Development of a battery pack supervisor algorithm using Rapid Control Prototyping

OData support
Supervisor:
Dr. Stumpf Péter Pál
Department of Automation and Applied Informatics

Nowadays, electric vehicles are increasingly popular in the automotive industry. One of the biggest and most important challenges of developing such vehicles is battery management; the key to achieving maximal battery lifespan, optimal charge and discharge profiles, and calculating the state of charge and state of health of the battery.

The history of electric vehicles is briefly elaborated in the Introduction, including the early days of electric automobiles, the spread of internal combustion engines, and the revitalized need for electrically powered cars in the present days.

This paper summarizes the numerous battery types used in the automotive industry, such as nickel metal hydride (NiMH) and lithium ion (Li-ion). Their advantages, drawbacks and basic working principles are discussed in the context of state-of-the-art battery technology. Moreover, the paper includes the summary of battery management systems and their basic functions.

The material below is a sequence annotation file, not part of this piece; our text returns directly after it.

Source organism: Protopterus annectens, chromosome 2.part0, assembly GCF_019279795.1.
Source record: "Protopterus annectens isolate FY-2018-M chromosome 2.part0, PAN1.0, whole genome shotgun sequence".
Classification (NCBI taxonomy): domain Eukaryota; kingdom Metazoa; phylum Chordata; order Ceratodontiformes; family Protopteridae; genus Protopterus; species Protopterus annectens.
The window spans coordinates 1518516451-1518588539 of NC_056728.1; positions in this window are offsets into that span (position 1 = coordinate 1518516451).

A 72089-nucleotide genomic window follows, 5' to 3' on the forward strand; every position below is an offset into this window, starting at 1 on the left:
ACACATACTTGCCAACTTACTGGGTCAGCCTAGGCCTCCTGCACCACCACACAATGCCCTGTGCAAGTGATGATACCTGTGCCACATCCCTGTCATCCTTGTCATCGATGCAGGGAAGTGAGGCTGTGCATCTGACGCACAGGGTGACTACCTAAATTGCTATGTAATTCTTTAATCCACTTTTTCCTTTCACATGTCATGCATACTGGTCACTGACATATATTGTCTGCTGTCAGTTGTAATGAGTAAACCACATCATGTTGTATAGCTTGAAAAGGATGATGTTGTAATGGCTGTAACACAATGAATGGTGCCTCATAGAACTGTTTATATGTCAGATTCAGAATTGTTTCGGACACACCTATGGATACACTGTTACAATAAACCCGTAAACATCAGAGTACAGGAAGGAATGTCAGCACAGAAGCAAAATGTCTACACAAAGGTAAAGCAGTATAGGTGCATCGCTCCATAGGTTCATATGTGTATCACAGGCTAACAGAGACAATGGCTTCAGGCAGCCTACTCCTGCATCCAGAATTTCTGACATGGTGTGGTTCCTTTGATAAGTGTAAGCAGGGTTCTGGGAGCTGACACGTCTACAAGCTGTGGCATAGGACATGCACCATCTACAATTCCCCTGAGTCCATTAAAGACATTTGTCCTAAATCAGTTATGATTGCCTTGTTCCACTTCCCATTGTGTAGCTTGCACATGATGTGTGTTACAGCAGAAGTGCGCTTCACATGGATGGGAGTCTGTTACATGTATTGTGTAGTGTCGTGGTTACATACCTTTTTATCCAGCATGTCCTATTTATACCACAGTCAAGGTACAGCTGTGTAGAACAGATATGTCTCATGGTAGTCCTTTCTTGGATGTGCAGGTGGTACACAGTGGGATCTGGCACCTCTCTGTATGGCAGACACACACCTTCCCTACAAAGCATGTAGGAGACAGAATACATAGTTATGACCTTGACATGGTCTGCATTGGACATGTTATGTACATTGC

The main task of this final project is to design the battery pack supervisor algorithm for a battery management system, using Rapid Control Prototyping. To achieve this goal, Li-ion cells are selected for a battery pack, and the conceptual design of the main parts of the battery hardware framework is carried out. The implementation of the battery management system uses MATLAB Simulink and the MotoHawk rapid control prototyping environment. The implemented software functions are the following: cell monitoring, cell protection, charge control, and cell balancing.

Finally, the implemented battery management functions are verified by rapid control prototyping tests on a physical battery pack, using the selected battery cells and a supervisory hardware framework. The cell monitoring and cell protection functions are verified by discharge tests. Oscilloscope measurements are also carried out for the balancing algorithm.

This final project was completed with professional guidance and resources given by AVL AUTÓKUT Engineering Ltd., the Engine and Powertrain Development Tech Center of AVL in Budapest.

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